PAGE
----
There are three basic types of music rights that are covered in NASCAM’s scope of operation. They are Performing Rights, Mechanical Rights and Needletime Rights. Each of these rights pertains to different artists and Music Creators who participate in the production of musical works.
Mechanical Rights royalties are earned by music composers, lyricists and publishers when their musical works are copied onto CD, DVD, tape, video, MP3 or computer hard drive, or as cellphone ringtones. For example, every time a song is legally bought and downloaded online, Mechanical Rights ensure the owners of the song get their hard earned royalties.
Needletime Rights royalties are earned by recording artists (such as musicians, singers or backing vocalists, and studio producers). They may not have actually written or composed the song, but they helped to record it. They score when their recorded performance is played or performed in public, for example, on a radio station. They don’t get as much as the person who owns the song, but they get their fair share.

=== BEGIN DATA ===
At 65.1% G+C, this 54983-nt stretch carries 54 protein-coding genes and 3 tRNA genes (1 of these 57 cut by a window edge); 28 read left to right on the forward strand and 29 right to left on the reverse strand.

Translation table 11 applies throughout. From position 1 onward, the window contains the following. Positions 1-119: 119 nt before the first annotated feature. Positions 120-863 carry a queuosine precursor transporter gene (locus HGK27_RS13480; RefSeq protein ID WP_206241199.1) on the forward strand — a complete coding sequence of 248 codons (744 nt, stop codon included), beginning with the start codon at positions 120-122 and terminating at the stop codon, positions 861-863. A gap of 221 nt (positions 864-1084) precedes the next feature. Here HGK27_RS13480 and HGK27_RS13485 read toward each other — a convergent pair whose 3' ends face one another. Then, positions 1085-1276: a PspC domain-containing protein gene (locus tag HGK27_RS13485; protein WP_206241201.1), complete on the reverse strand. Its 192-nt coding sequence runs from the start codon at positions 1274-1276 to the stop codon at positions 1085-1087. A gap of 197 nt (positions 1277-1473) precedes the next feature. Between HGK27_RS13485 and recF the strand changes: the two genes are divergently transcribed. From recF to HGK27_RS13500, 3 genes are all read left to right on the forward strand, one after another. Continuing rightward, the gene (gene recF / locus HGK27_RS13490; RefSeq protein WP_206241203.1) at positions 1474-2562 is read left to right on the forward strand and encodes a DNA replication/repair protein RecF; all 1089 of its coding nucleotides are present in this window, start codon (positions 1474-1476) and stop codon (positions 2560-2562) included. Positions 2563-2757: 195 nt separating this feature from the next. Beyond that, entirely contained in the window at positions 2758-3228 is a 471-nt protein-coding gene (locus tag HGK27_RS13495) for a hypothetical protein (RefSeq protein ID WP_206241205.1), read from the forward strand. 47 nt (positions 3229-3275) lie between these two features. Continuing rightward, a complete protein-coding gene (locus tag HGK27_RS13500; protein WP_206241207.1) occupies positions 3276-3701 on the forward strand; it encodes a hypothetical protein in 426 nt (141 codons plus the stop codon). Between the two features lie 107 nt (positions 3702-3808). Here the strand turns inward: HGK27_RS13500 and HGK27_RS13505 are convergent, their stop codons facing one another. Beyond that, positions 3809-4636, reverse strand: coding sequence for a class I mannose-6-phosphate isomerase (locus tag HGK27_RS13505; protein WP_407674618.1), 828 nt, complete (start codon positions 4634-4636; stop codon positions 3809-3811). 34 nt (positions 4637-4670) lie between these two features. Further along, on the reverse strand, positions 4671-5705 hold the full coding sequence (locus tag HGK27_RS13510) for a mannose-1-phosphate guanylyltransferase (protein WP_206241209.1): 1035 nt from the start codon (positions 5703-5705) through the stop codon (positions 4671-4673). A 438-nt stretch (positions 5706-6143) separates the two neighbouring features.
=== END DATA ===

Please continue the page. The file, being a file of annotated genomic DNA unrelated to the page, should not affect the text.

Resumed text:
Performing Rights are royalties earned by the people who own the musical work. They’re the people who create original works – such as composers, lyricists or music publishers. They earn royalties when their musical creations are performed in public – for example when they are played on the radio or on TV, or at a concert.